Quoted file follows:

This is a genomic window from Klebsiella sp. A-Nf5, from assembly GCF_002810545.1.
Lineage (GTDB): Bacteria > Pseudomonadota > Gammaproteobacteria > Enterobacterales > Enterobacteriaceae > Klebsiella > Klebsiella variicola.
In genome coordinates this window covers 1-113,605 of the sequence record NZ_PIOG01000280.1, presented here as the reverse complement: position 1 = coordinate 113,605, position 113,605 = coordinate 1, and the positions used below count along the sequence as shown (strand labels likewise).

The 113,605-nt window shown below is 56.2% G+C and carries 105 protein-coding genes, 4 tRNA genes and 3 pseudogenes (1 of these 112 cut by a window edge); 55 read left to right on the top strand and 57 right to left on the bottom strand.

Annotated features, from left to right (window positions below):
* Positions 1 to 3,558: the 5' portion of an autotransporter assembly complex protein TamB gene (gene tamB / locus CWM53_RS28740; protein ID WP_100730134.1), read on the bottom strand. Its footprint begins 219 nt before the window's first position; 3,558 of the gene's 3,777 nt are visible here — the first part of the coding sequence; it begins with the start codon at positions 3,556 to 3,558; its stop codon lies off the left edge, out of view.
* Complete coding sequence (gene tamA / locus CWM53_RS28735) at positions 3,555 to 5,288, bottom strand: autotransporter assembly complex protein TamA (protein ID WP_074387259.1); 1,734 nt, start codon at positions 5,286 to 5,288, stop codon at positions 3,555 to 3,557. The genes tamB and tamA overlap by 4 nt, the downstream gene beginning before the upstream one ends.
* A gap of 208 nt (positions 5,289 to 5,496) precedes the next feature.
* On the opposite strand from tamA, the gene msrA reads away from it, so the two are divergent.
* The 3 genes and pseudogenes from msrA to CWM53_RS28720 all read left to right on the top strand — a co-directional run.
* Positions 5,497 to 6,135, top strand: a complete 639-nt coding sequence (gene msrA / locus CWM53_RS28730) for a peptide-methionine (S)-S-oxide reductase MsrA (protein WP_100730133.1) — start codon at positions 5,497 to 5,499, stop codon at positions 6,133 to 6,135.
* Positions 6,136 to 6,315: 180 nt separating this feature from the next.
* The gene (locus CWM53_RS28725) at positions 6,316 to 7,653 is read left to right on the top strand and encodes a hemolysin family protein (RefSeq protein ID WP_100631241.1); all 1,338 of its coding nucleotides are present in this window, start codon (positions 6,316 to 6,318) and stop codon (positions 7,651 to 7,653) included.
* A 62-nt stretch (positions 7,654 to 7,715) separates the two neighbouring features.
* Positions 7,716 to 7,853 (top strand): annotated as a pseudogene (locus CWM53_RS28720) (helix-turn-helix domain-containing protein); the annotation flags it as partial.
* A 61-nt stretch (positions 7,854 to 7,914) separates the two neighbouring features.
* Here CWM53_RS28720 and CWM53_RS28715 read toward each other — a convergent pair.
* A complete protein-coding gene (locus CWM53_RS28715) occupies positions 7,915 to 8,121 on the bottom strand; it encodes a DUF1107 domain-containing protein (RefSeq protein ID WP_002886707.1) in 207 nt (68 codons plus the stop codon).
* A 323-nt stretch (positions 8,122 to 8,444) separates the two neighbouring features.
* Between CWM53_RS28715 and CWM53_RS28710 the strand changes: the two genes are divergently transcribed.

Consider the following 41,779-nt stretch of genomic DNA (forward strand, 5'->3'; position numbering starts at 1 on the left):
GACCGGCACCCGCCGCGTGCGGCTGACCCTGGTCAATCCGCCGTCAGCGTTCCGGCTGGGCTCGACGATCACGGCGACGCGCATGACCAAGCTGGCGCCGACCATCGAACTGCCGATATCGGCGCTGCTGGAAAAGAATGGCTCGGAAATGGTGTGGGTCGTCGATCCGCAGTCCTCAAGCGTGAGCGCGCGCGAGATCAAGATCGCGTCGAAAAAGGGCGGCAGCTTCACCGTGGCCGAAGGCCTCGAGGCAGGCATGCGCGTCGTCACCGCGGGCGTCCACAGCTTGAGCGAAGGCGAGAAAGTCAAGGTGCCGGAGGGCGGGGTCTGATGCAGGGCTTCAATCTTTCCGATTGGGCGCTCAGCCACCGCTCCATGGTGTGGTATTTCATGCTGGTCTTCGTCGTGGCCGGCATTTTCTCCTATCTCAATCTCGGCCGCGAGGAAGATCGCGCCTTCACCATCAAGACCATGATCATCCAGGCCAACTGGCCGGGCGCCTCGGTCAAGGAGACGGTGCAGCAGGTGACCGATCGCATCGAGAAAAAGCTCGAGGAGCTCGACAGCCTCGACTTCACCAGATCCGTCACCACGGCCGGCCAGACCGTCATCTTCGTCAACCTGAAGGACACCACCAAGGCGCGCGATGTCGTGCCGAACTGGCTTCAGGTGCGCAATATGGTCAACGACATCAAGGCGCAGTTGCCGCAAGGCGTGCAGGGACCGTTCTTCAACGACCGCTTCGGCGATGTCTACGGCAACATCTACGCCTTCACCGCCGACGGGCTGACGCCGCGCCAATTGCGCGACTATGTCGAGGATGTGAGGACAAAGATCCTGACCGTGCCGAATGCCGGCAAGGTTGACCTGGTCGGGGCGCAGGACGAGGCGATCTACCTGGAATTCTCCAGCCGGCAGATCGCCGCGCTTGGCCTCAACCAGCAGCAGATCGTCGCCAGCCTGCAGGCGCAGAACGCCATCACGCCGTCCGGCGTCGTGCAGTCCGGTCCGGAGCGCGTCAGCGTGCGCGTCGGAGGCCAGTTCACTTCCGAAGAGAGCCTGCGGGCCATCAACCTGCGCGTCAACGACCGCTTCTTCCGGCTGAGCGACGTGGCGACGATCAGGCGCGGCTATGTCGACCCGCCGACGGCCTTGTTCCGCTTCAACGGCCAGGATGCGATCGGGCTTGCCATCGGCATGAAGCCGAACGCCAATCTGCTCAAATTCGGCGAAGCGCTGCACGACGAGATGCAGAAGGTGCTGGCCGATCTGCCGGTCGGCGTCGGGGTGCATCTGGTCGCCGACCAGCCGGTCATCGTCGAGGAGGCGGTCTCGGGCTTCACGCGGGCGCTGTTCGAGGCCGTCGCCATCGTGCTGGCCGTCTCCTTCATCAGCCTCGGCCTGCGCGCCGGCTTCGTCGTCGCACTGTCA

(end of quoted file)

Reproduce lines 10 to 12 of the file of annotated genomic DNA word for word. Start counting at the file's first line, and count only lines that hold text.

* The 3 genes and pseudogenes from msrA to CWM53_RS28720 all read left to right on the top strand — a co-directional run.
* Positions 5,497 to 6,135, top strand: a complete 639-nt coding sequence (gene msrA / locus CWM53_RS28730) for a peptide-methionine (S)-S-oxide reductase MsrA (protein WP_100730133.1) — start codon at positions 5,497 to 5,499, stop codon at positions 6,133 to 6,135.
* Positions 6,136 to 6,315: 180 nt separating this feature from the next.